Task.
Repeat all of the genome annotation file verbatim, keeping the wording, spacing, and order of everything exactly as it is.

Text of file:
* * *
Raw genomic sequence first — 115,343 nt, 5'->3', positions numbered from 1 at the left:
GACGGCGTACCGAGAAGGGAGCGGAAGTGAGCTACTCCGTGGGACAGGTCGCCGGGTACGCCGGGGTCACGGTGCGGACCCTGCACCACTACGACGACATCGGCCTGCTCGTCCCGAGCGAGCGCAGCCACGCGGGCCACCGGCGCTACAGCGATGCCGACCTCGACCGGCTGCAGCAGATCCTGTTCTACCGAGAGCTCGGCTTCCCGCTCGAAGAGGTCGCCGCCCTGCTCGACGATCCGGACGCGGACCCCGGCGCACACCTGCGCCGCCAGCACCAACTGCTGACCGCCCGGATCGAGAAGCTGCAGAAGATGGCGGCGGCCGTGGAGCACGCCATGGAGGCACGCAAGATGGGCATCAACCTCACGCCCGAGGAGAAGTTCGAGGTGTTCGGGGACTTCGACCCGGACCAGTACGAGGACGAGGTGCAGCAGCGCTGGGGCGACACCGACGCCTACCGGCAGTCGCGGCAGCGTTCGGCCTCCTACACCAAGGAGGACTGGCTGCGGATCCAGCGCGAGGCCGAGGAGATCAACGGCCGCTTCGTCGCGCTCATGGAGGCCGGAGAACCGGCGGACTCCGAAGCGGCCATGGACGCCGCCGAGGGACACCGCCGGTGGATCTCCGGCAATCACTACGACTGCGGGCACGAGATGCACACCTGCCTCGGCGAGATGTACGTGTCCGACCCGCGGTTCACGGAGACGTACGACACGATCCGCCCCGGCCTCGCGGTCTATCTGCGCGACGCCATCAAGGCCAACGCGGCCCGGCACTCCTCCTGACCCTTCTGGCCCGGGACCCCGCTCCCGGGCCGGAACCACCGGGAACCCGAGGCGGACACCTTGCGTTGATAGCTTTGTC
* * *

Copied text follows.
Raw genomic sequence first — 115,343 nt, 5'->3', positions numbered from 1 at the left:
GACGGCGTACCGAGAAGGGAGCGGAAGTGAGCTACTCCGTGGGACAGGTCGCCGGGTACGCCGGGGTCACGGTGCGGACCCTGCACCACTACGACGACATCGGCCTGCTCGTCCCGAGCGAGCGCAGCCACGCGGGCCACCGGCGCTACAGCGATGCCGACCTCGACCGGCTGCAGCAGATCCTGTTCTACCGAGAGCTCGGCTTCCCGCTCGAAGAGGTCGCCGCCCTGCTCGACGATCCGGACGCGGACCCCGGCGCACACCTGCGCCGCCAGCACCAACTGCTGACCGCCCGGATCGAGAAGCTGCAGAAGATGGCGGCGGCCGTGGAGCACGCCATGGAGGCACGCAAGATGGGCATCAACCTCACGCCCGAGGAGAAGTTCGAGGTGTTCGGGGACTTCGACCCGGACCAGTACGAGGACGAGGTGCAGCAGCGCTGGGGCGACACCGACGCCTACCGGCAGTCGCGGCAGCGTTCGGCCTCCTACACCAAGGAGGACTGGCTGCGGATCCAGCGCGAGGCCGAGGAGATCAACGGCCGCTTCGTCGCGCTCATGGAGGCCGGAGAACCGGCGGACTCCGAAGCGGCCATGGACGCCGCCGAGGGACACCGCCGGTGGATCTCCGGCAATCACTACGACTGCGGGCACGAGATGCACACCTGCCTCGGCGAGATGTACGTGTCCGACCCGCGGTTCACGGAGACGTACGACACGATCCGCCCCGGCCTCGCGGTCTATCTGCGCGACGCCATCAAGGCCAACGCGGCCCGGCACTCCTCCTGACCCTTCTGGCCCGGGACCCCGCTCCCGGGCCGGAACCACCGGGAACCCGAGGCGGACACCTTGCGTTGATAGCTTTGTC